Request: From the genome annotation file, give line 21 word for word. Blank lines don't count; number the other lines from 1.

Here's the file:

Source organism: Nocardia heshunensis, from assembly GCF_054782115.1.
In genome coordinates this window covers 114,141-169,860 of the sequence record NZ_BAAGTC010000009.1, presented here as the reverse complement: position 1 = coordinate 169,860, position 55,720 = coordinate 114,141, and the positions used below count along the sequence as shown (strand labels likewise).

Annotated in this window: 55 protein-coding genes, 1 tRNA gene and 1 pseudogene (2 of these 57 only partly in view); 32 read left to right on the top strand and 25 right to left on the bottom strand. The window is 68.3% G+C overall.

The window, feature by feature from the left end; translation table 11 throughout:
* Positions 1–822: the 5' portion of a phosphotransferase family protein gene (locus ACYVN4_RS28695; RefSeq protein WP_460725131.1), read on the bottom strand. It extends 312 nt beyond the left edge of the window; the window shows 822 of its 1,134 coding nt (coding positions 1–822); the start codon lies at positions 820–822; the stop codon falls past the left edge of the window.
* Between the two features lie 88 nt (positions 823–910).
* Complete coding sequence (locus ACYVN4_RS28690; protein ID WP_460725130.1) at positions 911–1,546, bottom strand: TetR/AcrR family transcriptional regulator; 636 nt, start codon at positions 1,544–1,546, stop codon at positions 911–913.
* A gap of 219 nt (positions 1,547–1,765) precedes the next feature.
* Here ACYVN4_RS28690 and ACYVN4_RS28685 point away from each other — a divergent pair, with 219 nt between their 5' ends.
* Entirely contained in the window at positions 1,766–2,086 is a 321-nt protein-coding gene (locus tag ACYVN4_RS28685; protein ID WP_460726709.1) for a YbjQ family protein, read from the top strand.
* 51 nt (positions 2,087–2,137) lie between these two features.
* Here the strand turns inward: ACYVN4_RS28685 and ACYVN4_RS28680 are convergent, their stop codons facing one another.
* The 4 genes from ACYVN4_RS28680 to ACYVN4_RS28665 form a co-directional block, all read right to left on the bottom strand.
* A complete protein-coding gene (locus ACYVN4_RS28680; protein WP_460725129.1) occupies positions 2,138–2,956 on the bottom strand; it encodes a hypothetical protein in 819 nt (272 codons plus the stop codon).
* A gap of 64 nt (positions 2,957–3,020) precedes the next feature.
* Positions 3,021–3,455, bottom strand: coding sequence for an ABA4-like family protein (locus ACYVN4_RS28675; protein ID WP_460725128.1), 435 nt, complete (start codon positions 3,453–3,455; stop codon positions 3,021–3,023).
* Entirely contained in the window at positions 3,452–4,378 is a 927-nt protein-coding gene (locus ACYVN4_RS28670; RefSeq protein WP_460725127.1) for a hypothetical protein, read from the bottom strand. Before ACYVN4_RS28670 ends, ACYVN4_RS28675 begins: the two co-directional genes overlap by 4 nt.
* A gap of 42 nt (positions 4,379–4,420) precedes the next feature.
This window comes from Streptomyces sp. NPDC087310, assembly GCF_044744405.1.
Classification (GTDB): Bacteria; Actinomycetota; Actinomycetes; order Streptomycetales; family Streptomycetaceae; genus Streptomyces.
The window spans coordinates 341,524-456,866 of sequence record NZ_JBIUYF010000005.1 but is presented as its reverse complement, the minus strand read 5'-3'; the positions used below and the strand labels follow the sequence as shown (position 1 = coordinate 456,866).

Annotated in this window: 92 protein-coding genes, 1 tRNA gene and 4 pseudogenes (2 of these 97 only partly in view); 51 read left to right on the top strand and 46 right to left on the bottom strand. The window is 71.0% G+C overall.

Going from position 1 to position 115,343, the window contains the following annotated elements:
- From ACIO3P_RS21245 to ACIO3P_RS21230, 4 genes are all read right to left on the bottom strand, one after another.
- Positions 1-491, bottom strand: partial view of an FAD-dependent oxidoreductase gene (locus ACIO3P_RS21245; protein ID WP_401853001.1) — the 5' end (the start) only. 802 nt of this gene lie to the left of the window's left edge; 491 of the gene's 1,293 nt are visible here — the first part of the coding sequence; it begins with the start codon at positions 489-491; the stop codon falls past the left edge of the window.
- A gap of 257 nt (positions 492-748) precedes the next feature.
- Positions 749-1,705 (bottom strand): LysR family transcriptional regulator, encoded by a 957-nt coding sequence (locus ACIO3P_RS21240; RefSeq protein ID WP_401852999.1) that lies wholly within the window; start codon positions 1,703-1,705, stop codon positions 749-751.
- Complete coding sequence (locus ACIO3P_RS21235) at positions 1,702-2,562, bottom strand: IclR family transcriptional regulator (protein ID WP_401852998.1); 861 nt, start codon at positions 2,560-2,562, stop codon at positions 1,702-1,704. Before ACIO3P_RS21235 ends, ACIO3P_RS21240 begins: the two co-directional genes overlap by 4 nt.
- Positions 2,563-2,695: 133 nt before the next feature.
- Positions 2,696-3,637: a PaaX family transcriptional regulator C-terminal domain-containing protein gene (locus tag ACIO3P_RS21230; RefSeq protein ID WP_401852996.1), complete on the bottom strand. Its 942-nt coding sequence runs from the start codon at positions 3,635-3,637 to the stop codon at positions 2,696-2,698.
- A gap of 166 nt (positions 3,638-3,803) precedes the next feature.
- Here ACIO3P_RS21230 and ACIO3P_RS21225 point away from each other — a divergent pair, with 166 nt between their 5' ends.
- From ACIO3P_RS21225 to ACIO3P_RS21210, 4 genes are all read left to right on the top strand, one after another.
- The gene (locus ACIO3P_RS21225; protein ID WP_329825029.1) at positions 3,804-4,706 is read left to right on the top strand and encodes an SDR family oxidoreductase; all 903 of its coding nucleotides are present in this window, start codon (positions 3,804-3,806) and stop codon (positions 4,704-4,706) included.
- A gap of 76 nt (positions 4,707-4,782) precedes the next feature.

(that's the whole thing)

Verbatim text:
The window spans coordinates 341,524-456,866 of sequence record NZ_JBIUYF010000005.1 but is presented as its reverse complement, the minus strand read 5'-3'; the positions used below and the strand labels follow the sequence as shown (position 1 = coordinate 456,866).